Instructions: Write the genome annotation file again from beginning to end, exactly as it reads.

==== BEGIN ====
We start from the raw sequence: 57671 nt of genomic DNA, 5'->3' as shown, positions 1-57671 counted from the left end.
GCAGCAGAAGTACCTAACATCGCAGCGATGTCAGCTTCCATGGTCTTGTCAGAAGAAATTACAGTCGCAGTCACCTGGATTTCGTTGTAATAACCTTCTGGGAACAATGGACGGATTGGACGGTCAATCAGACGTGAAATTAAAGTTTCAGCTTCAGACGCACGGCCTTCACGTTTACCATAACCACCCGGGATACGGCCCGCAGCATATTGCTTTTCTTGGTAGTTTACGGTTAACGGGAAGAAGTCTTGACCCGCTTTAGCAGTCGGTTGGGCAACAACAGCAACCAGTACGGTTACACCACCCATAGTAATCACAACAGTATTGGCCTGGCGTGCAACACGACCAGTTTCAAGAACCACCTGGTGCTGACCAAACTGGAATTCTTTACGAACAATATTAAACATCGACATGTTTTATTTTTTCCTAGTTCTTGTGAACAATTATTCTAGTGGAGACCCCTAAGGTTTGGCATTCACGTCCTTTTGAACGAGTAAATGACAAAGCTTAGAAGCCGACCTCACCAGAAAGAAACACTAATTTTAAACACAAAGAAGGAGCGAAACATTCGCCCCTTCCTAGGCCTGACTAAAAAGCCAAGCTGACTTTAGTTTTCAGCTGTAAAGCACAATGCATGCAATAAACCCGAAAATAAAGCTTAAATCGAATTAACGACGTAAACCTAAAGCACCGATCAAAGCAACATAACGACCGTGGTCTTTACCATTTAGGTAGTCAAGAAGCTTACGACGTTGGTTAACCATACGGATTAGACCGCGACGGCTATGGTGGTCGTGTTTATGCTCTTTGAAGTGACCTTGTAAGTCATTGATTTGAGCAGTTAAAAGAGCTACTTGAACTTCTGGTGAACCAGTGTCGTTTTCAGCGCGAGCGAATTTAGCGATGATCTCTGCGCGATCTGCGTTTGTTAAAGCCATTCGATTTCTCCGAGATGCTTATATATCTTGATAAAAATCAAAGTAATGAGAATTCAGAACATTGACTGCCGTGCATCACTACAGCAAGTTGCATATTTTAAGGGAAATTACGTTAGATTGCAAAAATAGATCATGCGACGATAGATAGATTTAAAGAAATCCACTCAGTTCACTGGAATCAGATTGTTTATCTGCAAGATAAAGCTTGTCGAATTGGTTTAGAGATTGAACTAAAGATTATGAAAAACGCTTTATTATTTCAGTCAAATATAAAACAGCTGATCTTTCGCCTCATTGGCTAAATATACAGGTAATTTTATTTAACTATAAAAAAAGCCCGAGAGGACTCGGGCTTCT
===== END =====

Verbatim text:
We start from the raw sequence: 57671 nt of genomic DNA, 5'->3' as shown, positions 1-57671 counted from the left end.
GCAGCAGAAGTACCTAACATCGCAGCGATGTCAGCTTCCATGGTCTTGTCAGAAGAAATTACAGTCGCAGTCACCTGGATTTCGTTGTAATAACCTTCTGGGAACAATGGACGGATTGGACGGTCAATCAGACGTGAAATTAAAGTTTCAGCTTCAGACGCACGGCCTTCACGTTTACCATAACCACCCGGGATACGGCCCGCAGCATATTGCTTTTCTTGGTAGTTTACGGTTAACGGGAAGAAGTCTTGACCCGCTTTAGCAGTCGGTTGGGCAACAACAGCAACCAGTACGGTTACACCACCCATAGTAATCACAACAGTATTGGCCTGGCGTGCAACACGACCAGTTTCAAGAACCACCTGGTGCTGACCAAACTGGAATTCTTTACGAACAATATTAAACATCGACATGTTTTATTTTTTCCTAGTTCTTGTGAACAATTATTCTAGTGGAGACCCCTAAGGTTTGGCATTCACGTCCTTTTGAACGAGTAAATGACAAAGCTTAGAAGCCGACCTCACCAGAAAGAAACACTAATTTTAAACACAAAGAAGGAGCGAAACATTCGCCCCTTCCTAGGCCTGACTAAAAAGCCAAGCTGACTTTAGTTTTCAGCTGTAAAGCACAATGCATGCAATAAACCCGAAAATAAAGCTTAAATCGAATTAACGACGTAAACCTAAAGCACCGATCAAAGCAACATAACGACCGTGGTCTTTACCATTTAGGTAGTCAAGAAGCTTACGACGTTGGTTAACCATACGGATTAGACCGCGACGGCTATGGTGGTCGTGTTTATGCTCTTTGAAGTGACCTTGTAAGTCATTGATTTGAGCAGTTAAAAGAGCTACTTGAACTTCTGGTGAACCAGTGTCGTTTTCAGCGCGAGCGAATTTAGCGATGATCTCTGCGCGATCTGCGTTTGTTAAAGCCATTCGATTTCTCCGAGATGCTTATATATCTTGATAAAAATCAAAGTAATGAGAATTCAGAACATTGACTGCCGTGCATCACTACAGCAAGTTGCATATTTTAAGGGAAATTACGTTAGATTGCAAAAATAGATCATGCGACGATAGATAGATTTAAAGAAATCCACTCAGTTCACTGGAATCAGATTGTTTATCTGCAAGATAAAGCTTGTCGAATTGGTTTAGAGATTGAACTAAAGATTATGAAAAACGCTTTATTATTTCAGTCAAATATAAAACAGCTGATCTTTCGCCTCATTGGCTAAATATACAGGTAATTTTATTTAACTATAAAAAAAGCCCGAGAGGACTCGGGCTTCT